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Halo 5 Announced

By Jeff Buckland, 5/16/2014 5:45 AM

343 Industries' general manager Bonnie Ross has announced Halo 5: Guardians, which will be coming to the Xbox One this fall. More info will be at E3 next month, but for now, I'm excited to hear that it'll be only a year between the launch of the XB1 and a new Halo game. In the past I've gone in-depth as to why these console manufacturers don't launch a console with a huge flagship game immediately, so one year is a welcome change from when the Xbox 360 launched and we got a new Halo two years later.

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Dragon Age III Trailer Shows BioWare Still Lacking

By Jeff Buckland, 4/22/2014 1:24 PM

I'm a huge BioWare fan even through some of the dark days they've been through, but this latest Dragon Age: Inquisition trailer shows glaring issues that I wish RPGs could get figured out. One is that I see attacks hitting enemy monsters and them reeling back in ways that make no sense considering the attack that came in. (We're still dealing with an age-old action game problem of hitboxes and that needs to end very soon.) But the bigger one to me is that BioWare games focus so much on characters and story, but they still do old-school animations where a math algorithm, not acting performance capture, is at the heart of the look of every character's face. Sure, BioWare figured out how to put emotion on their characters' faces a while ago, but as budgets grow well past 9 digits for games and players demand larger and more expansive and detailed worlds, can't we get characters that actually mouth the words that are supposed to be coming from their faces properly? See for yourself:

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Michael Abrash Leaves Valve, Joins Oculus, and explains

By Jeff Buckland, 3/28/2014 2:12 PM

Two things happened today to help boost the Oculus project, the company that Facebook will be buying for $2 billion - a move that gamers the world over decried as the end of the fun of Oculus. (And I was a part of those millions of manchildren crying out as if suddenly something nice was destroyed instantly.) What are those two things? Well, since we do things old-school here at AtomicGamer with raw HTML in some places, I'm happy to say that both are contained in the Kotaku story. Michael Abrash, a force behind the scenes of PC gaming for two decades, has left Valve to join Oculus. But more importantly, he actually explained why Facebook buying Oculus is good. As he puts it, the reason that VR has never taken off is because no one invested significant amounts of money in it. With Facebook's purchase of Oculus, that just happened for the first time in the history of VR technology:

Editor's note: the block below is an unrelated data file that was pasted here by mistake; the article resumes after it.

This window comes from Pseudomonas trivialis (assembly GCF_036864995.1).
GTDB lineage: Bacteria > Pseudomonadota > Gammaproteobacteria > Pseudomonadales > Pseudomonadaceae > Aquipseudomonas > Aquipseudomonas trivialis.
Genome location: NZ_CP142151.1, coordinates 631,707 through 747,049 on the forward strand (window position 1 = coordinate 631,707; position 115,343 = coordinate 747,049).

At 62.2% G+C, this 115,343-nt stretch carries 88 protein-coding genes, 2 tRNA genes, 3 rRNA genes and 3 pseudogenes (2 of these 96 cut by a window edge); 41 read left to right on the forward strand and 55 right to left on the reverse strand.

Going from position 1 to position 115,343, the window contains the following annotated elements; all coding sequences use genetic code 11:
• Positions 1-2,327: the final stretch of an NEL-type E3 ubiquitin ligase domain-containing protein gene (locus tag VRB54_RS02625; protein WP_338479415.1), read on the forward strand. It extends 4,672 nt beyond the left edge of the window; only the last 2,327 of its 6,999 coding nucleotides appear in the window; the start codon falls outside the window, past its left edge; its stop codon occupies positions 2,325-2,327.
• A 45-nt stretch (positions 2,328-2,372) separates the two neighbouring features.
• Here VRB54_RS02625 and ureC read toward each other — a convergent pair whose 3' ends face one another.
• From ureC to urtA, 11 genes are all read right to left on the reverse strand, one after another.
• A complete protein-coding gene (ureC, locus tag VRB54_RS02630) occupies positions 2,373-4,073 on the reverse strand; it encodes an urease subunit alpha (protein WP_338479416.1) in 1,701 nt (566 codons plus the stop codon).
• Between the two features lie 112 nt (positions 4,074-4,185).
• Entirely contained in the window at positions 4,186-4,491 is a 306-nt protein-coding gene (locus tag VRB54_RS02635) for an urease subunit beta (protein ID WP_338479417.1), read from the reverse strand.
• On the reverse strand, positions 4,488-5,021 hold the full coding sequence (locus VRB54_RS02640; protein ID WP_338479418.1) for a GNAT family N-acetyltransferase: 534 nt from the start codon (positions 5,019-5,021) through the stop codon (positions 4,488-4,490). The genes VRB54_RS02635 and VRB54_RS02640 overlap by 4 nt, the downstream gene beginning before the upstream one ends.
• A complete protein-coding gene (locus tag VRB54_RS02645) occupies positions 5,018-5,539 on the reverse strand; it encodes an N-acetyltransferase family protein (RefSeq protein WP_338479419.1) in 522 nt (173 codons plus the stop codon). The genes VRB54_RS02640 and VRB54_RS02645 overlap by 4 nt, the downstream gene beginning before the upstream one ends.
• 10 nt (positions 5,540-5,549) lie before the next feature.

The final piece of the puzzle fell into place on Tuesday. A lot of what it will take to make VR great is well understood at this point, so it's engineering, not research; hard engineering, to be sure, but clearly within reach. For example, there are half a dozen things that could be done to display panels that would make them better for VR, none of them pie in the sky. However, it's expensive engineering. And, of course, there's also a huge amount of research to do once we reach the limits of current technology, and that's not only expensive, it also requires time and patience fully tapping the potential of VR will take decades. That's why I've written before that VR wouldn't become truly great until some company stepped up and invested the considerable capital to build the right hardware and that it wouldn't be clear that it made sense to spend that capital until VR was truly great. I was afraid that that Catch-22 would cause VR to fail to achieve liftoff.

That worry is now gone. Facebook's acquisition of Oculus means that VR is going to happen in all its glory. The resources and long-term commitment that Facebook brings gives Oculus the runway it needs to solve the hard problems of VR and some of them are hard indeed. I now fully expect to spend the rest of my career pushing VR as far ahead as I can.
The thing I'm taking away from this is the notion that even if Oculus Rift crashes and burns, even if Facebook squanders what they've built, even if hardcore neckbearded PC gamers like many of us don't get what we were hoping for, we're still more likely to get it than before Oculus. Hell, it might even be better than if Oculus stayed indie and brought their first product, the Rift, to full market and retail, because it was never guaranteed to sell enough to keep the company afloat. Facebook will take VR mainstream, and after that we PC gamers will likely have many choices to pick from.